Former Open champion and PGA Tour legend Tom Weiskopf dies aged 79 after losing cancer battle

Golf legend Tom Weiskopf passed away at the age of 79 following his two-year battle with pancreatic cancer.

News of Weiskopf's death became public on Sunday following a message on social media from Tom Watson. 

"I send my deepest sympathies to the family of Tom Weiskopf," five-time Open champion Watson wrote on Twitter. "Will miss you and your stories. RIP my friend."

PGA Tour commissioner Jay Monahan said in a statement: "The PGA Tour is saddened at the passing of Tom Weiskopf, a towering figure in the game of golf not only during his playing career but through his accomplished work in the broadcast booth and golf course design business.

"Tom is leaving behind a lasting legacy in golf. The beautiful swing he showcased during his 16 career PGA Tour victories is still being emulated today, while his golf courses remain as testaments to his love for the game.

"Our hearts and deepest sympathies are with his wife, Laurie, two children, Heidi and Eric, and the entire Weiskopf family during this time."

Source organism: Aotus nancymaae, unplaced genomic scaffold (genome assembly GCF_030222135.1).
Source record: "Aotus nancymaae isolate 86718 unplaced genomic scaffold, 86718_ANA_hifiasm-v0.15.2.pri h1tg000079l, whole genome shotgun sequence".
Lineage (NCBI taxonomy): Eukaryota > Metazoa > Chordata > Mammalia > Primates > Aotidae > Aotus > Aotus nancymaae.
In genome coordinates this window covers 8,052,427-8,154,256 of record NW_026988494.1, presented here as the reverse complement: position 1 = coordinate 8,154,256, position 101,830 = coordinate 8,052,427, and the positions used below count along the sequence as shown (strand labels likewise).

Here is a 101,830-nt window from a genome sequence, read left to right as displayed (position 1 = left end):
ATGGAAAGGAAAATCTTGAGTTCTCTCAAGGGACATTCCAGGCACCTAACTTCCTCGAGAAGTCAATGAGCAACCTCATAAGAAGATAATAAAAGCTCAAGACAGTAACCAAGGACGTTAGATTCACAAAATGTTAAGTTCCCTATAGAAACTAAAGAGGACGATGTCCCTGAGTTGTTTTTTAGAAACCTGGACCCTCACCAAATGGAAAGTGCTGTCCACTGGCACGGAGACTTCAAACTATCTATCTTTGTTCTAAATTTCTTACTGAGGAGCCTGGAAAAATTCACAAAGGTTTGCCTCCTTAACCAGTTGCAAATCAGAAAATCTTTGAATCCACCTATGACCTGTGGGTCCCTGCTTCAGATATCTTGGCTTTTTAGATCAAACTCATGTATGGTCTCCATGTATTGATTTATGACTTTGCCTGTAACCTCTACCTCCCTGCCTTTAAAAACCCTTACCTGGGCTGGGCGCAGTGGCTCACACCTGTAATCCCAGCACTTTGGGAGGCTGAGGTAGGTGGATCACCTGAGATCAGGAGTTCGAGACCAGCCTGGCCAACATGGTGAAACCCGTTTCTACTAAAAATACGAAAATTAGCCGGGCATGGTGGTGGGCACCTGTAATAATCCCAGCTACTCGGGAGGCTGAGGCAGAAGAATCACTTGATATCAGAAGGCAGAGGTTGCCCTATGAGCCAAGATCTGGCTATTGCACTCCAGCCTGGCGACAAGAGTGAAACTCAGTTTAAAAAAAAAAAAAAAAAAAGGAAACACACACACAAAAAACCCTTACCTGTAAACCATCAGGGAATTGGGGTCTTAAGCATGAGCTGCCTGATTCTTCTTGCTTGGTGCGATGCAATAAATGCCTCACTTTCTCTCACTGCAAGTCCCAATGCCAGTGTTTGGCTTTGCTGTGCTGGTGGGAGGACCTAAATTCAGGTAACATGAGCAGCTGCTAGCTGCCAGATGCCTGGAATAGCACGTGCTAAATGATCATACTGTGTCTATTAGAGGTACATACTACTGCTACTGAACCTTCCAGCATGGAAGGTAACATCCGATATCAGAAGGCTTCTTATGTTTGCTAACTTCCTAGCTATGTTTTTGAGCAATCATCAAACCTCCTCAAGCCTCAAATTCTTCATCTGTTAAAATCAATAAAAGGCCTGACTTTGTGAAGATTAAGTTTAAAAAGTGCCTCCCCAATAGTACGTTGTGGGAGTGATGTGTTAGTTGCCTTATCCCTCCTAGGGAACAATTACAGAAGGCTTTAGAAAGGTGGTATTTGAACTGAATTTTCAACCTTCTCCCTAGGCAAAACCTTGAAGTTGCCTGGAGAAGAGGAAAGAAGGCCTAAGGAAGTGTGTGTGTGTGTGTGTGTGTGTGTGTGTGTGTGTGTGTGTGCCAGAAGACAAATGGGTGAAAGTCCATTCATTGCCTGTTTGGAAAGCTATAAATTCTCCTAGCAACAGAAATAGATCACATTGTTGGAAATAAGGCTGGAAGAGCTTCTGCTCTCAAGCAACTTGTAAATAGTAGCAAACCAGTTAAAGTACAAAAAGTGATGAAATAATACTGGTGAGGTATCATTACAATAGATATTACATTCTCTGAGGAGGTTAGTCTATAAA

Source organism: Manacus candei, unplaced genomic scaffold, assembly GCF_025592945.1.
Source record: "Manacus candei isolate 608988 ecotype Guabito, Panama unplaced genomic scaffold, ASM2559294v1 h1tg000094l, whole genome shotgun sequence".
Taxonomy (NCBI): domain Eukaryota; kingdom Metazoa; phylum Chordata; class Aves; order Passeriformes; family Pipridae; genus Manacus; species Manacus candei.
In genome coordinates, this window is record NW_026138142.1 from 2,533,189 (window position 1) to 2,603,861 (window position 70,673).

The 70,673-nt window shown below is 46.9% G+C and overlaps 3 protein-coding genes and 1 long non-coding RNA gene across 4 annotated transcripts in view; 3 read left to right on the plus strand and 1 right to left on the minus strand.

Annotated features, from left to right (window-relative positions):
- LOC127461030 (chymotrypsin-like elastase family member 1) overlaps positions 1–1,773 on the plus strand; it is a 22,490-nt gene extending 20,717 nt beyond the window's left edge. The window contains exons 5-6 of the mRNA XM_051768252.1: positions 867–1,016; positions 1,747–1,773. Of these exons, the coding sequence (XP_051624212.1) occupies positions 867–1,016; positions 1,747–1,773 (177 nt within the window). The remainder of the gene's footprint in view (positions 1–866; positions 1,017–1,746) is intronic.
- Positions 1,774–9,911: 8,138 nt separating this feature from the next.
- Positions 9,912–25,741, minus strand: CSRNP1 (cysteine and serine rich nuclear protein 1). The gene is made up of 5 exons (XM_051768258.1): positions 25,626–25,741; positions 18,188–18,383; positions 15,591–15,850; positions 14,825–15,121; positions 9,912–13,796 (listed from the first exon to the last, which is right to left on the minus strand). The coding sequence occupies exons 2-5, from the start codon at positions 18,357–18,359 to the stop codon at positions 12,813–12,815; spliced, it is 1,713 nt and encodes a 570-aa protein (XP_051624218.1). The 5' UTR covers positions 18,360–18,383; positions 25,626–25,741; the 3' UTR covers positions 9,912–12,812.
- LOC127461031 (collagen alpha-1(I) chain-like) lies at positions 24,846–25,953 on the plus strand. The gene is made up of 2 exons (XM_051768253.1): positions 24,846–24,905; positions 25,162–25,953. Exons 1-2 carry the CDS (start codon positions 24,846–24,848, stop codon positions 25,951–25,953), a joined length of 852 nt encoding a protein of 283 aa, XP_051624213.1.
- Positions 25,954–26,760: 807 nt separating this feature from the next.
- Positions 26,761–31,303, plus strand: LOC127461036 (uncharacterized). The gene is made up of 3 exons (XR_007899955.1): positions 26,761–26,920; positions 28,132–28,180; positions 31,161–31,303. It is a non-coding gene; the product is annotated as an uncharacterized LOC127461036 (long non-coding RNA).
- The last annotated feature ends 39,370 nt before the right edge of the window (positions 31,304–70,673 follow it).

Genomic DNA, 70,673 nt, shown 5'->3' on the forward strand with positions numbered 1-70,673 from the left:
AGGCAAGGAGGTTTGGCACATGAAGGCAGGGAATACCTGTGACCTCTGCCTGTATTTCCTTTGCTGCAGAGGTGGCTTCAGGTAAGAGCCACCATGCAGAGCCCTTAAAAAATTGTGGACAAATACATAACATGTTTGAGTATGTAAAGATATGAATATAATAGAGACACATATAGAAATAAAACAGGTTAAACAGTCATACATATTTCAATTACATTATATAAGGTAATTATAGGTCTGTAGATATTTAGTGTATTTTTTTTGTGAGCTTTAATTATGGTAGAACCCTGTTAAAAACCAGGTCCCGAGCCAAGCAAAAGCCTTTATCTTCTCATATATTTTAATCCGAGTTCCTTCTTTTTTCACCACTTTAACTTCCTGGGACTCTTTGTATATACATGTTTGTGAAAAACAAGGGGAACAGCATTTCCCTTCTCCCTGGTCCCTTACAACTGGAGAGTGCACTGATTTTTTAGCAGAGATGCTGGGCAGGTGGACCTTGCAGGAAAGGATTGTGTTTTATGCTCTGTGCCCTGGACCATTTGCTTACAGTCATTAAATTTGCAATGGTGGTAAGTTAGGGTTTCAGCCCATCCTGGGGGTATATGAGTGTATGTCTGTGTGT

Six-time major winner Sir Nick Faldo also paid tribute on social media, revealing he and his wife had spent time with Weiskopf and his wife in May and praising the American's "inspirational swing and tempo".

Weiskopf was born on November 9, 1942 in Ohio and attended the same Ohio State University as his rival Jack Nicklaus, whose own brilliance helped ensure Weiskopf's sole major success came at Royal Troon in 1973.

A fiery temper - the 6ft 3in Weiskopf earnt the nickname "The Towering Inferno" - was also widely felt to have restricted Weiskopf's achievements and he recorded 11 top-fives in majors, including four runners-up finishes in the space of seven years in the Masters.

Weiskopf played on winning Ryder Cup sides in 1973 and 1975 and made the team in 1977 as well, but chose to go hunting rather than compete for the United States against Great Britain and Ireland at Royal Lytham.

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